Students vow to continue reveling in New Year’s resolutions
Jenna Rindy, Rocket Contributor
January 30, 2014
Filed under Campus Life
The new year of 2014 has brought some unique New Year’s resolution ideas to students. Many are bundling up tightly to head off to the ARC, or to a nearby volunteer center to uphold their resolutions.
Freshman accounting major, Leanne McDermott, 18 said she is pushing herself to perform better academically.
“I decided that I would try even harder in my classes this year, and strive for a 4.0 GPA,” McDermott said. “I know that it’s possible, and by making this resolution, it will help me strive for it even more.”
Regardless of the extent of academic perseverance, keeping it going throughout the year may be tough, McDermott said.
This can also apply to one of the most common resolutions made every year: getting in shape.
According to Time magazine, losing weight or exercising more is the most popular New Year’s resolution to make, but is also the most commonly broken.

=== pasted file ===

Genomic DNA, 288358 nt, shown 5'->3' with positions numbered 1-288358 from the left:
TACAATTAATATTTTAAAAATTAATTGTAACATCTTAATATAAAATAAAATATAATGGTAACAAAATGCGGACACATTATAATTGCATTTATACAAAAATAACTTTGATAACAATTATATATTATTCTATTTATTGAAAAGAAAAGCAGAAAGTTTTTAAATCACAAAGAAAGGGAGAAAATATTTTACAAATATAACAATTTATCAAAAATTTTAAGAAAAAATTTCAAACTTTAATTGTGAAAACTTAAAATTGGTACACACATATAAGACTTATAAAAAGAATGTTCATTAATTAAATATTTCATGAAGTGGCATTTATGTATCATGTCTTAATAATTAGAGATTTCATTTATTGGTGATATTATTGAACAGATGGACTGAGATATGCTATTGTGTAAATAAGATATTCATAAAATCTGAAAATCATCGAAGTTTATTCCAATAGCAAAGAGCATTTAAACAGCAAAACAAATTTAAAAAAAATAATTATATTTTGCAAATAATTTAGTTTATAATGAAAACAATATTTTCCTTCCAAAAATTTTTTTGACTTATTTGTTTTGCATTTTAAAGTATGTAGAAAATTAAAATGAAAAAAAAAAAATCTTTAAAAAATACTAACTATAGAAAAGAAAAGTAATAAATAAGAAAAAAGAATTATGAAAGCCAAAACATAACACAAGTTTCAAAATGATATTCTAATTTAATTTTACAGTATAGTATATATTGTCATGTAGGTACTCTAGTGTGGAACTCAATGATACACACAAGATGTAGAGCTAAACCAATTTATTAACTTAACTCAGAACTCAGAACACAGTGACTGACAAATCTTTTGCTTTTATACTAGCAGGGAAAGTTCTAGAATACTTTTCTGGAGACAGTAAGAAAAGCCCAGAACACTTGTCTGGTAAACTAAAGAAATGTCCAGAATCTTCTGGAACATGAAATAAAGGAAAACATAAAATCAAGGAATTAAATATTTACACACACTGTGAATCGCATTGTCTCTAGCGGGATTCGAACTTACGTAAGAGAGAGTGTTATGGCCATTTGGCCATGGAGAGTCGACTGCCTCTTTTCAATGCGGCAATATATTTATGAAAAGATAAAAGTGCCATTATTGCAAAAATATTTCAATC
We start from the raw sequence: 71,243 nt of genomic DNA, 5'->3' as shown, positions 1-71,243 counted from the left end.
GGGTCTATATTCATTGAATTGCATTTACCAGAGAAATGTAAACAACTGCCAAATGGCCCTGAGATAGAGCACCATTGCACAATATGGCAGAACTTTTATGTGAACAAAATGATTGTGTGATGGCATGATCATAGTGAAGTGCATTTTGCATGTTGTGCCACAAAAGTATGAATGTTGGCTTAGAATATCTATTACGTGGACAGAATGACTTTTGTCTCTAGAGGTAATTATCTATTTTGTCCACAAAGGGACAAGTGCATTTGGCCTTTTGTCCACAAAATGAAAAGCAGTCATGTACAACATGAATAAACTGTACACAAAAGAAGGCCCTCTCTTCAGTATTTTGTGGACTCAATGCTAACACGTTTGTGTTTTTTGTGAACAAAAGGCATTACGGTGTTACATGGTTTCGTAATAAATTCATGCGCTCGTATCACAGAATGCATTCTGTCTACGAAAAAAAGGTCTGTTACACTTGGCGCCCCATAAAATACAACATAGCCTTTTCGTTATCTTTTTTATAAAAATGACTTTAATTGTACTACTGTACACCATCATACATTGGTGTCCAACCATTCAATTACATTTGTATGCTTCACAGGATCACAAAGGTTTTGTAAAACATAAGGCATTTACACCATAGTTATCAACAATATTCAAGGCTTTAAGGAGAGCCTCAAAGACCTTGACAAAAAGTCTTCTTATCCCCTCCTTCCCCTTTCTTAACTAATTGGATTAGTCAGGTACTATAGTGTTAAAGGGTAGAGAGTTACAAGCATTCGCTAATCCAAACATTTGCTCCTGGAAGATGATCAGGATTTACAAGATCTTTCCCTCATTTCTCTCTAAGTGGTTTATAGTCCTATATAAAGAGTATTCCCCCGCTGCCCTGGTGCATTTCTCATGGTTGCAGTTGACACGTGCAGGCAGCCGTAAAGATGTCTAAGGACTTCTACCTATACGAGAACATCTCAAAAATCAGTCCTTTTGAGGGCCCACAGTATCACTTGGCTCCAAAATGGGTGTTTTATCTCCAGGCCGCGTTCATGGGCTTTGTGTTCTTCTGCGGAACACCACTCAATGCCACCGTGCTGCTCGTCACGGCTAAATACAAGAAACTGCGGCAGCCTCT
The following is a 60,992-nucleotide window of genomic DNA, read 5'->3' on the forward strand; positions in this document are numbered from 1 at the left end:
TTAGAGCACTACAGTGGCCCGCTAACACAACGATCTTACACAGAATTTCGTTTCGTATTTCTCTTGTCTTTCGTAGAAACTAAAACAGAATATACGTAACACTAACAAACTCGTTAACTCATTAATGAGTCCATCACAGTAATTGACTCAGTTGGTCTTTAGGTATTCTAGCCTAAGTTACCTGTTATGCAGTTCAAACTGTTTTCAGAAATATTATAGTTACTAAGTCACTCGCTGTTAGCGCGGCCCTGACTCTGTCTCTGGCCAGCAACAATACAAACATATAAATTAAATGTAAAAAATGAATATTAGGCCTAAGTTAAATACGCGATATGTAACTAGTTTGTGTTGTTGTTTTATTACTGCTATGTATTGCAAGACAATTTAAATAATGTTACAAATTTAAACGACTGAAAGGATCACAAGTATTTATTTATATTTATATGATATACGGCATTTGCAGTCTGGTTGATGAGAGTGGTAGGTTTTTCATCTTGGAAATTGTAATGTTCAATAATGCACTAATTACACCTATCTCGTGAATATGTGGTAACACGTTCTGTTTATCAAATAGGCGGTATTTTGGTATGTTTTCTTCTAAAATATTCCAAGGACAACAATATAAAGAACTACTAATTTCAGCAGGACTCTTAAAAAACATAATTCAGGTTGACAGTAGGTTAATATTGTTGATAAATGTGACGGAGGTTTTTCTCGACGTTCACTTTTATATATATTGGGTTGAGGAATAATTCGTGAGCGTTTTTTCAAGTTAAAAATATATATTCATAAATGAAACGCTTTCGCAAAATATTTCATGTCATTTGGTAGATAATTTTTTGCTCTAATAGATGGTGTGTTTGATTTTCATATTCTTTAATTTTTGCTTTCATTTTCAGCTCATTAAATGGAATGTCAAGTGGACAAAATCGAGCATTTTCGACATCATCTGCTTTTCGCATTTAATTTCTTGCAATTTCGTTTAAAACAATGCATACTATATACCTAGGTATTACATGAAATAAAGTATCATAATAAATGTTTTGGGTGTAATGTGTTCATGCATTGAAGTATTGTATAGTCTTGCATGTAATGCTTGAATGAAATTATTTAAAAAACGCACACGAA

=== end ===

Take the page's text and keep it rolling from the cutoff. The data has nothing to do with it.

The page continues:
Freshman athletic training major, Hailey McLaughlin, 19, is determined to keep her resolution.
“Most of my friends made resolutions to work out more, too,” McLaughlin said. “It’s just easier to keep when you have other people by your side as well, all working toward the same goal.”
McLaughlin explained her plan for action.
“I go to the ARC every day, even if it feels too cold outside,” she said. “If you’re determined enough, you won’t let things like usual Slippery Rock weather get in your way.”
The Wall Street Journal has named another popular resolution this year to be “keeping up with current TV shows.” It could require a subscription to Netflix, something many college students have done, or simply a vow to set aside some time each week for your favorite show.
While some students may be making time for their favorite TV shows, some others might have too much time on their hands.
Freshman secondary education major Max Meyer, 18, admits he might be one of those people.
“I decided to not play video games every day,” Meyer said. “Instead, I take some time to just listen to music, or use that extra time to study. I know that playing once in a while isn’t bad, so that’s what I’m going to start doing.”
Meyer isn’t the only person making this decision. To spend less time with electronics is another top resolution for 2014, the Wall Street Journal says.